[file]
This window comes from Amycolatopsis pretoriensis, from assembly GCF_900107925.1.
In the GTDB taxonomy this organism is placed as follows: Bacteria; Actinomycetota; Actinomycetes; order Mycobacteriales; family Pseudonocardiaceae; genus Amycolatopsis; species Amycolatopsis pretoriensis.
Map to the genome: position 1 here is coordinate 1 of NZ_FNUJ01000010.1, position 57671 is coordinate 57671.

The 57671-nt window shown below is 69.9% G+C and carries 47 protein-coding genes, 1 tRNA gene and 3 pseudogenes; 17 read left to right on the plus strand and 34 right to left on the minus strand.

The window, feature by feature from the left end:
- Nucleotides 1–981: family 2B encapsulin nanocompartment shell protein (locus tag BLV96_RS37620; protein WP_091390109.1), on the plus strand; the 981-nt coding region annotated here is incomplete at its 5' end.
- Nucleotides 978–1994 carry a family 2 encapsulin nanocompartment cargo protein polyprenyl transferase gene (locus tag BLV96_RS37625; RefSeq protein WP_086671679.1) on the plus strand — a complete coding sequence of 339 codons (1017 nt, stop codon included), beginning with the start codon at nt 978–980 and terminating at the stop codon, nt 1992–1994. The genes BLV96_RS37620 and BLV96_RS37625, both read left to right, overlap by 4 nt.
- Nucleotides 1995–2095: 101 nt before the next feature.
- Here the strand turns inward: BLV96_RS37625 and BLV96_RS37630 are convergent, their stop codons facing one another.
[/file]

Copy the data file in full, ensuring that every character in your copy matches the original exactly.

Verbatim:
This window comes from Amycolatopsis pretoriensis, from assembly GCF_900107925.1.
In the GTDB taxonomy this organism is placed as follows: Bacteria; Actinomycetota; Actinomycetes; order Mycobacteriales; family Pseudonocardiaceae; genus Amycolatopsis; species Amycolatopsis pretoriensis.
Map to the genome: position 1 here is coordinate 1 of NZ_FNUJ01000010.1, position 57671 is coordinate 57671.

The 57671-nt window shown below is 69.9% G+C and carries 47 protein-coding genes, 1 tRNA gene and 3 pseudogenes; 17 read left to right on the plus strand and 34 right to left on the minus strand.

The window, feature by feature from the left end:
- Nucleotides 1–981: family 2B encapsulin nanocompartment shell protein (locus tag BLV96_RS37620; protein WP_091390109.1), on the plus strand; the 981-nt coding region annotated here is incomplete at its 5' end.
- Nucleotides 978–1994 carry a family 2 encapsulin nanocompartment cargo protein polyprenyl transferase gene (locus tag BLV96_RS37625; RefSeq protein WP_086671679.1) on the plus strand — a complete coding sequence of 339 codons (1017 nt, stop codon included), beginning with the start codon at nt 978–980 and terminating at the stop codon, nt 1992–1994. The genes BLV96_RS37620 and BLV96_RS37625, both read left to right, overlap by 4 nt.
- Nucleotides 1995–2095: 101 nt before the next feature.
- Here the strand turns inward: BLV96_RS37625 and BLV96_RS37630 are convergent, their stop codons facing one another.